Inherent Vice’s Two Directions
The jokes certainly strike one as sophomoric and the latter one as clichéd, further below Pynchon’s intelligence than one would like to think he would stoop, at least in print. Discounting them and moving on, or throwing the book across the room as Parker half implies we should do, however, would be to lose sight of “that high magic to low puns”.
Auden, Larkin and Love
I was prompted to revisit these ancient questions anew by a long footnote about a single line in the new Complete Poems edition of Philip Larkin’s poetry. The footnote refers to “An Arundel Tomb” contains a provocative remark about that the poem’s celebrated, controversial, closing line, the one about the true nature of immortality: “What will survive of us is love.”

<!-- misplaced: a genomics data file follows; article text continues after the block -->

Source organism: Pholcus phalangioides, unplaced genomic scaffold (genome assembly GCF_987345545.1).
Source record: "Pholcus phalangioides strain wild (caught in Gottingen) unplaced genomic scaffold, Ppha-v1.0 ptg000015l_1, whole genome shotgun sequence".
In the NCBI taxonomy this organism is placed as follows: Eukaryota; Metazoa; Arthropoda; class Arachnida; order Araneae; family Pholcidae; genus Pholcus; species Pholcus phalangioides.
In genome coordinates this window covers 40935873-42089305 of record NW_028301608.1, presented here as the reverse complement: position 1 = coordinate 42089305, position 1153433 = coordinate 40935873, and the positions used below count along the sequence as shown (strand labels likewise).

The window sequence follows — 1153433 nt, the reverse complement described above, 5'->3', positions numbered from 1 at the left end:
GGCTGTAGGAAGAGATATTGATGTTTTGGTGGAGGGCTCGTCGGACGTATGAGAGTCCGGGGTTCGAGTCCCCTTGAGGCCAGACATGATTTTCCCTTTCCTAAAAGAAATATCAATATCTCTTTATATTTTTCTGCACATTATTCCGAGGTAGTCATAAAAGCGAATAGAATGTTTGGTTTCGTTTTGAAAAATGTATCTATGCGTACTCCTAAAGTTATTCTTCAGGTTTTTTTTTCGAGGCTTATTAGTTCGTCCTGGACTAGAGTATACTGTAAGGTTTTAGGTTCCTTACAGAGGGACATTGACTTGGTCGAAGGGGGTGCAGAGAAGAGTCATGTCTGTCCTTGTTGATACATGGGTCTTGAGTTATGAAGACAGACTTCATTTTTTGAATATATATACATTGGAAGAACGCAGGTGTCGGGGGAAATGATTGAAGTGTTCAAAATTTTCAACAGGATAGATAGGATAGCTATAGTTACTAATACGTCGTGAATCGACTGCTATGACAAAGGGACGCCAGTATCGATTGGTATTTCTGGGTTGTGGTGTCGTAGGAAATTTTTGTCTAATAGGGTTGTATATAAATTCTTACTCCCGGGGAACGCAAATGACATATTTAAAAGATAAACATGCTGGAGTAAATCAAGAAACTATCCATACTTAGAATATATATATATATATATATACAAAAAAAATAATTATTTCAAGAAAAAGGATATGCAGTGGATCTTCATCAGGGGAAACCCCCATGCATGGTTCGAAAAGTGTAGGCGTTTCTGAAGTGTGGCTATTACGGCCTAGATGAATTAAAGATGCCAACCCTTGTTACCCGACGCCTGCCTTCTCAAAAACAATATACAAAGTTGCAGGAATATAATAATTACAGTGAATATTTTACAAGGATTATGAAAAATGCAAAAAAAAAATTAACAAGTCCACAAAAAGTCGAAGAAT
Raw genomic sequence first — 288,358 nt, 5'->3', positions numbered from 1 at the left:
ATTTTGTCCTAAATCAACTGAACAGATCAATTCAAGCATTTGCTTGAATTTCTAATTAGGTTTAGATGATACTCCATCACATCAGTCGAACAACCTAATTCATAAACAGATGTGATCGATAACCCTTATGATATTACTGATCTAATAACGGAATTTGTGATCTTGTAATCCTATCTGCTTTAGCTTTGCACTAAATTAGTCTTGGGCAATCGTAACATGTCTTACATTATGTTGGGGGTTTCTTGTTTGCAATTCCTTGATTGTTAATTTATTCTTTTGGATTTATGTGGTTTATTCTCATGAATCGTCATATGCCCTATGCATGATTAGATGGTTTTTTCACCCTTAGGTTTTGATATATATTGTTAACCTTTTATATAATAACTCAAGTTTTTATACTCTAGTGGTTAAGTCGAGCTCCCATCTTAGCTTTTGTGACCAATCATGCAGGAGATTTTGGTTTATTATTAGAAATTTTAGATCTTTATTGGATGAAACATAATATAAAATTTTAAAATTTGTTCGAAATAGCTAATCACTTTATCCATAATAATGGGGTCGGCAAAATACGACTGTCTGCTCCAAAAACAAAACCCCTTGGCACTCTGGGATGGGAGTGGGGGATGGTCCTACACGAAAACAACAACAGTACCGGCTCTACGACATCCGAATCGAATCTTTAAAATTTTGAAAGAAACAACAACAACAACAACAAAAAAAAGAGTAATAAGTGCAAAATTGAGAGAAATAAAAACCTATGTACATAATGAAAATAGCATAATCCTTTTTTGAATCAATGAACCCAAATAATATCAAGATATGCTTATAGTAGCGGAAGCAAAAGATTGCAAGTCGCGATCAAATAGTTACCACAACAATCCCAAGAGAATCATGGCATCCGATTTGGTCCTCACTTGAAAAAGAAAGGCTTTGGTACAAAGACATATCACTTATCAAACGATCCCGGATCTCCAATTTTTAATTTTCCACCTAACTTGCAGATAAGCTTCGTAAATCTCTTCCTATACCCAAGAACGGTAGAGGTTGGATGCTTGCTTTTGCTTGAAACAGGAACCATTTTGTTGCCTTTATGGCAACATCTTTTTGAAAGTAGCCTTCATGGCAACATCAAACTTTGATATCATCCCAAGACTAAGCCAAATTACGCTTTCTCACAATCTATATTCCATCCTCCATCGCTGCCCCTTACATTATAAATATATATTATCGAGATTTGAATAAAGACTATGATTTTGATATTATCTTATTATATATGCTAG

Plato, Our Comrade?
Not surprisingly, there have already been critics of Badiou’s translation. The first is that his translation breaks the formal rules of translation to such a degree that the original meaning of the text has lost its significance. But this critique is inadequate at face value because Badiou’s hyper-translation is forthright in its intention of taking Plato’s concepts and modifying them into his own lexicon.